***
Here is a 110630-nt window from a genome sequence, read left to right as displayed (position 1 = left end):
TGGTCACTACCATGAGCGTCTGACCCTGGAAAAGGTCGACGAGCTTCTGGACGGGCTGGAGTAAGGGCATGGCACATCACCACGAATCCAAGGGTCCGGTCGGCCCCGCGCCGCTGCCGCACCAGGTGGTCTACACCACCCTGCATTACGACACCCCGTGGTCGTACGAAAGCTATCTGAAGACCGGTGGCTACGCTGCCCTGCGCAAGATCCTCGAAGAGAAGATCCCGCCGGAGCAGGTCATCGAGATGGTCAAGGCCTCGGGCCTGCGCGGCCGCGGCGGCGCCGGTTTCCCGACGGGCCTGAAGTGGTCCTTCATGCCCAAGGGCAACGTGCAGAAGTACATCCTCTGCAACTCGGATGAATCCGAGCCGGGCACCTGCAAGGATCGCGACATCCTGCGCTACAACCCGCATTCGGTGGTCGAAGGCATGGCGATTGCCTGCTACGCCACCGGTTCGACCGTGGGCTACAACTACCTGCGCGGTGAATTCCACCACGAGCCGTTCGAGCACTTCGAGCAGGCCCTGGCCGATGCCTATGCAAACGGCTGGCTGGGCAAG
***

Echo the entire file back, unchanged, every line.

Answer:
Here is a 110630-nt window from a genome sequence, read left to right as displayed (position 1 = left end):
TGGTCACTACCATGAGCGTCTGACCCTGGAAAAGGTCGACGAGCTTCTGGACGGGCTGGAGTAAGGGCATGGCACATCACCACGAATCCAAGGGTCCGGTCGGCCCCGCGCCGCTGCCGCACCAGGTGGTCTACACCACCCTGCATTACGACACCCCGTGGTCGTACGAAAGCTATCTGAAGACCGGTGGCTACGCTGCCCTGCGCAAGATCCTCGAAGAGAAGATCCCGCCGGAGCAGGTCATCGAGATGGTCAAGGCCTCGGGCCTGCGCGGCCGCGGCGGCGCCGGTTTCCCGACGGGCCTGAAGTGGTCCTTCATGCCCAAGGGCAACGTGCAGAAGTACATCCTCTGCAACTCGGATGAATCCGAGCCGGGCACCTGCAAGGATCGCGACATCCTGCGCTACAACCCGCATTCGGTGGTCGAAGGCATGGCGATTGCCTGCTACGCCACCGGTTCGACCGTGGGCTACAACTACCTGCGCGGTGAATTCCACCACGAGCCGTTCGAGCACTTCGAGCAGGCCCTGGCCGATGCCTATGCAAACGGCTGGCTGGGCAAG